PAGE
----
What do we mean when we say a poem is a machine? Part 5. (Happy Birthday, Jack Spicer.)
Jack Spicer begins the first of a series of lectures in a living room in Vancouver in 1965 explaining his belief in dictation, specifically that a poet is a kind of conduit between the poem and the source of the poem, which is an external, inexplicable thing. He begins by telling the story of how Yeats, when on a train in California in 1918, witnessed his wife fall into a trance in which she “started automatic writing as they were going through the orange groves.” What got into her head were “spooks,” as Spicer calls them, and they were talking to Yeats through his wife. When Yeats asked them, “What are you here for?” they said, “We’re here to give metaphors for your poetry.” Spicer then explains the significance of this event, saying “it was the first time since Blake on the business of taking poetry as coming from the outside rather than from the inside. In other words, instead of the poet being a beautiful machine which manufactured the current for itself – almost a perpetual motion machine of emotion until the poet’s heart broke or it was burned on the beach like Shelley’s – instead there was something from the Outside coming in.” In order to write a good poem you have to be “hooked up with some source of power, some source of energy” that moves via the “current” to the poet.
Radically opposed to the aesthetics of Confessionalism, which was then basking in its popular glow, Spicer believed that a poem was not an expression of personal experience and emotion but rather a kind of spiritual communication between the poet and a “source,” which Spicer calls “ghosts” and “Martians” among other things, to purposefully humor (and frustrate) his audience. The basic formula for writing a poem, says Spicer, is “to not really want not what you don’t want to say,” (i.e., to not really want what you want to say) and then whatever is coming in from the Outside can use what’s in your head – thoughts, memories, experiences, emotions, and language, your “furniture” – and move that around to make a poem. When asked by a member of the audience how a poet could not be the creator of their own poem, Spicer explains himself by asking, “Well, is a radio set a creator of the radio program?” He continues, “I don’t think that messages [what comes from the source] are for the poet any more than the radio program is for the radio set. And I think the radio set doesn’t really worry about whether anyone’s listening to it or not, and neither does the poet.” Tune in to the ether and put your shoulder to the weird wheel.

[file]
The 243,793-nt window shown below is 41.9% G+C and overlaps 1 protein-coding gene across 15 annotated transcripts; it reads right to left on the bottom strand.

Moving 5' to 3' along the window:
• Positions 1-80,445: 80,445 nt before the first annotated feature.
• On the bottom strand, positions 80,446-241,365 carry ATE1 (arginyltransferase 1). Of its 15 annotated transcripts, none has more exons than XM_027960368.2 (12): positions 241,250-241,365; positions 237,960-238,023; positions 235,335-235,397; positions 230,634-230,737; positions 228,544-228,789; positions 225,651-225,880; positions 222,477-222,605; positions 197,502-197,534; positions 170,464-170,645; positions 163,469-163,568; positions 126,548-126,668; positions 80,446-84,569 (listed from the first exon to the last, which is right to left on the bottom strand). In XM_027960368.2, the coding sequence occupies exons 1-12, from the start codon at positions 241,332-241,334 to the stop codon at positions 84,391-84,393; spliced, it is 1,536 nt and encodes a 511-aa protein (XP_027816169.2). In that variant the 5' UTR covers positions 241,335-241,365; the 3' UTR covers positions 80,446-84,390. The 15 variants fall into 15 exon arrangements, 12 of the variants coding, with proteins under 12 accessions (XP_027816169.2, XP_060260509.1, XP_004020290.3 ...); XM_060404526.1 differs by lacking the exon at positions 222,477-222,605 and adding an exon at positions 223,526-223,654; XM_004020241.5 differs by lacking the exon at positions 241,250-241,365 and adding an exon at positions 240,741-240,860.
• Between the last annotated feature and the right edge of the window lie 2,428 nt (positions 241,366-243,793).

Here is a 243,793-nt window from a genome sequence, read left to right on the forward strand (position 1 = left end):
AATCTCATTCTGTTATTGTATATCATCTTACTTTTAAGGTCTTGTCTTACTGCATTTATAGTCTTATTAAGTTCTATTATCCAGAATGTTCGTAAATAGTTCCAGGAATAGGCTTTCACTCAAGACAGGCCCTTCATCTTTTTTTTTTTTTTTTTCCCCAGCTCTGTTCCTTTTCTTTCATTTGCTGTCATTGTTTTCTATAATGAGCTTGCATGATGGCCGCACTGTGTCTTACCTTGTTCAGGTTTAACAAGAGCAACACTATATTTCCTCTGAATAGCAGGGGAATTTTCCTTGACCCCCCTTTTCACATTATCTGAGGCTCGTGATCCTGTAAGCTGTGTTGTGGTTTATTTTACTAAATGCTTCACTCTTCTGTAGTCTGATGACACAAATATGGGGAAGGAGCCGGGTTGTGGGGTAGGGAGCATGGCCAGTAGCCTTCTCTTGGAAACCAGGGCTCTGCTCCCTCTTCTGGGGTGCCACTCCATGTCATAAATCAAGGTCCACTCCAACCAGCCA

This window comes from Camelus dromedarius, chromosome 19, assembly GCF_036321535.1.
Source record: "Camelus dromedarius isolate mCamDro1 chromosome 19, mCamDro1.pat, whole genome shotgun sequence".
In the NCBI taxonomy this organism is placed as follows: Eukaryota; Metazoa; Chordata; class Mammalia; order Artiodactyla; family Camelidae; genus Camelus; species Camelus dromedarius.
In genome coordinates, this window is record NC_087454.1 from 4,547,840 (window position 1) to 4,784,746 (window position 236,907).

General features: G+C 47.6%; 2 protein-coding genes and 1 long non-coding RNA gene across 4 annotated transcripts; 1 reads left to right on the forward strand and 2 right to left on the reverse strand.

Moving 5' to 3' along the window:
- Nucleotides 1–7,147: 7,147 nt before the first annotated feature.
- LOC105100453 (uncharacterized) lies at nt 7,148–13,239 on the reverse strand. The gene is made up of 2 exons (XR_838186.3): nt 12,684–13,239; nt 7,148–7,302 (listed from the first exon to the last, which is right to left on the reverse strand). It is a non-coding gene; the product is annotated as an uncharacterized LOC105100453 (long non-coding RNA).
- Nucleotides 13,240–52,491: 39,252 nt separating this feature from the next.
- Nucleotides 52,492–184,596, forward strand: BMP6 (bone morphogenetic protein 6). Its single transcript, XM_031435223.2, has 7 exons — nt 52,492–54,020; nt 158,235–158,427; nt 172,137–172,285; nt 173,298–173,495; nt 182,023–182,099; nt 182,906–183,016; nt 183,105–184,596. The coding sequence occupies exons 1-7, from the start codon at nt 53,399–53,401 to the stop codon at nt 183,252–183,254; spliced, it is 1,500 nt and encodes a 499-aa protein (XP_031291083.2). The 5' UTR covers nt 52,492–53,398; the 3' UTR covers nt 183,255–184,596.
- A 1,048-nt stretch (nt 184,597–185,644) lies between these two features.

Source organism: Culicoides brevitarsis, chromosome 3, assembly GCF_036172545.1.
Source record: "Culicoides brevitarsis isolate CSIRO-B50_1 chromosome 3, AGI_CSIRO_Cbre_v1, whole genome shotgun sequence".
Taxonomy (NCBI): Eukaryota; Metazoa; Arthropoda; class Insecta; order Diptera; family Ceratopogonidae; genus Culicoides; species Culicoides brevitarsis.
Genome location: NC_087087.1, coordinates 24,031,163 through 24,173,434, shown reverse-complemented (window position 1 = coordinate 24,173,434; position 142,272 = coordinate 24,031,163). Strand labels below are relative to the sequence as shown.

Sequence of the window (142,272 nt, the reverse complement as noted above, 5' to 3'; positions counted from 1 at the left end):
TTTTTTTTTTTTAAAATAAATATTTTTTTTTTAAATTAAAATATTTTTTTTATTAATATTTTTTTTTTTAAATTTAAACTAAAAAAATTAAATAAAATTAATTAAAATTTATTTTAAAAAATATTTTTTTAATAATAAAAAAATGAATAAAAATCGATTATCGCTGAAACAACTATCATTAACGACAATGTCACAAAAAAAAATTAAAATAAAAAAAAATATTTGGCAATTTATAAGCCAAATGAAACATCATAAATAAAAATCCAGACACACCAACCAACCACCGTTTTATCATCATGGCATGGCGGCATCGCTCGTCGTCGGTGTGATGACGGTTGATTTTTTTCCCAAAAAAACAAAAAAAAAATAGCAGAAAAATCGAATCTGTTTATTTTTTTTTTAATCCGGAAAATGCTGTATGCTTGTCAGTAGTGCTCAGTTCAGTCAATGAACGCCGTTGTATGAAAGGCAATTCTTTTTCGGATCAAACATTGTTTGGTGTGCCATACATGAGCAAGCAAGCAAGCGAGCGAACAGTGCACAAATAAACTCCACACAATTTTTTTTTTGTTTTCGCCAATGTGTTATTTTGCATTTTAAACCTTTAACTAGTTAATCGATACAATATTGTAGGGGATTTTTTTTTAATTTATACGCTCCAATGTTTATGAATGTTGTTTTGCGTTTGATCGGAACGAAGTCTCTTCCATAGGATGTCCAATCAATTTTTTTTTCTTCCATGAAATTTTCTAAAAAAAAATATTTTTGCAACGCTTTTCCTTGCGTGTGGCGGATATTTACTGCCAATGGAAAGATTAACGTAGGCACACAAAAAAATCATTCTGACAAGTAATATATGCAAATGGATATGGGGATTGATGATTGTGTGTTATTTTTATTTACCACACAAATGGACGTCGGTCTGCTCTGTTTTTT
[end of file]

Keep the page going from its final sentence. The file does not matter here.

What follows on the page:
But as far-out as Spicer’s ideas about dictation might sound, the idea that a poem is a release of external energy is damn close to an elucidation of aesthetic beliefs that heavily influenced American poetry in the second half of the 20th century, Charles Olson’s “Projective Verse” essay: “[O]ther than [Charles] Olson’s energy, which to him is not something from a great galactic distance out there but something you plug in the wall, and it’s really the machine which is the converter of the electricity which makes another machine work, and so forth. And I don’t agree with that either, but I go nearer to that.” Here’s a smash-up of important things from the beginning of Olson’s essay, which is required reading (or give up):